Ah, the movies! We gorge ourselves on them just as we do on the popcorn, skittles, and soft drinks that go with them. Sometimes we swallow the most unhealthy of snacks without thinking; so also we can swallow whatever the silver screen throws at us. And then we go home... and think nothing of it.
"Ya see that movie, "Blah Blah: Revenge of the Whatever?" "Yeah, we saw it. It was pretty good."
But deep down we thought it stunk. We know Hollywood could do better. Heck, WE could do better! How can we take our kids to stuff like this?
Enter "Evan Almighty"....
Tagged as "a comedy of biblical proportions", I got to see a private screening last night, along with about 300 of my closest friends from all over the tri-state area. Now to be honest, I was ready for cheese. I saw the trailers. I thought the insta-beard thing was weird, and the animals crawling from behind every bush was just a wee bit.... outlandish. I figured this was just another attempt of Hollywood's newly formed Christian Department to toss a bone to believers. "Heck, that Passion of the Christ movie brought them out of the woodwork! Who knew?"
But in the first 5 minutes, I found myself smiling.... impressed.... even delighted. I guess I came in with a pretty arrogant attitude! Granted, we have good reason to be suspect. Most of these films are so generic, so wimpy (going back to George Burns with Oh God I, II, and wasn't there a III? and Bruce Almighty); they're hardly biblical. They're like cream of wheat, or oatmeal. None of the spice of the gospel. And in these films about God showing up as an old man in the 21st century, there never seems to be a real acknowledgement of the fact that He already came, and that God now does in fact have a face: it's Jesus.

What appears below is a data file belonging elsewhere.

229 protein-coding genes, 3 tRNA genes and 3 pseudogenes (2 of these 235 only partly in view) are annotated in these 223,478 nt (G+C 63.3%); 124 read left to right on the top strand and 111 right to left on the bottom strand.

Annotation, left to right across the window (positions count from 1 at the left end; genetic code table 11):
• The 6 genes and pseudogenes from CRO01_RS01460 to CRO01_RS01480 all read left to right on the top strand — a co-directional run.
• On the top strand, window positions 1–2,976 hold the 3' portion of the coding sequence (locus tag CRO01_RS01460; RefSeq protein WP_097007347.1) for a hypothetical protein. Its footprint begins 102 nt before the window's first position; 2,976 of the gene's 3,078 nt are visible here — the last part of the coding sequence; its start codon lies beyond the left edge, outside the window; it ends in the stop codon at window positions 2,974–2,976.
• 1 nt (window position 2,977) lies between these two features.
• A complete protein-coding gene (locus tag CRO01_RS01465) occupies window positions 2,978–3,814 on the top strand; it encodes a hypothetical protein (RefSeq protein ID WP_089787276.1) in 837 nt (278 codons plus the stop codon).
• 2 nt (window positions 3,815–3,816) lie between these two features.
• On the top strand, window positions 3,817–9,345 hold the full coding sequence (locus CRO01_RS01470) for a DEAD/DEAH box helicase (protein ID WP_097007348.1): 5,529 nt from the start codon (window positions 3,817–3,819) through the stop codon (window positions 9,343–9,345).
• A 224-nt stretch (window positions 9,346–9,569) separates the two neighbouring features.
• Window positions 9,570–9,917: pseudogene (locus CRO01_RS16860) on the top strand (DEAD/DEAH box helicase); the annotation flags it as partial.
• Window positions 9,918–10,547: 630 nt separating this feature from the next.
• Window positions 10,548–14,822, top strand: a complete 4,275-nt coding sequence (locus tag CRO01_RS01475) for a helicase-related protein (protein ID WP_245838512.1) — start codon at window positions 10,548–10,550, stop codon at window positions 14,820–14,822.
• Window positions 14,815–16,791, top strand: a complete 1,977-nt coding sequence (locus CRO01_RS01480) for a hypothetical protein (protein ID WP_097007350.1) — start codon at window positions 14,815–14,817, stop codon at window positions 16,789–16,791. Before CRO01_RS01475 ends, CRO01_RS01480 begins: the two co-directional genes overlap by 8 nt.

So that being said, if you put that aside and meet this film, Evan Almighty where it is.... in the midst of a secular society, grown fat and sluggish with materialist philosophy and capitalism, then it does have a few gems to treasure and timeless truths that ring loud and clear. Here are a few thoughts of mine (please feel free to share your own):
Morgan Freeman is a better God than George Burns, I have to admit. He's just so smooth. And he has a host of great one liners in this film.
(As Evan drives to work, God appears in the backseat of the car and Evan screams at the top of his lungs. Morgan Freeman says "Let it out, son. It's the beginning of wisdom.")
There are powerful lessons about stewardship, self-sacrifice, family love and the place of work sprinkled throughout the movie. Evan learns much as he is literally stripped of an unhealthy preoccupation with himself, and his obsession with being neat. He eventually does choose, albeit almost too reluctantly, to do what God asks of him, even at the risk of losing his job and the affection and understanding of his wife and three sons. He also learns the key to life: a right relationship with God. In their first meeting, Evan asks the Stranger Morgan Freeman, "Do I know you?" and the answer comes "Not as well as I'd like you too." (NICE!)
One of my favorite scenes takes place (OK, spoiler) in a diner between God and Evan's wife. She's despondent and feels like Evan has become unreachable. When a Mysterious Waiter appears, He draws out her sorrow and offers some powerful insights to help her. "When a person asks God for patience," He says to her, "should God just give them patience, or opportunities to become more patient?" "If a person asks for courage, should God just give them courage, or opportunities for them to be courageous?" That's good stuff....
All in all, Evan Almighty is a happy film with plenty of laughs and good lessons for the whole family. It's family, in fact, that ends up being the real treasure here; a treasure that the Baxters almost lost and then found again. The overall message was clear; we ourselves should be faithful, side by side, two by two as it were, loving each other in the simplest of ways; performing Acts of Random Kindness for God and others is how we too can build our own ARK, gather others in, and therefore with Him, change the world.
For a more scrutinizing and in depth review of the film, read Steven D. Greydanus' article here.
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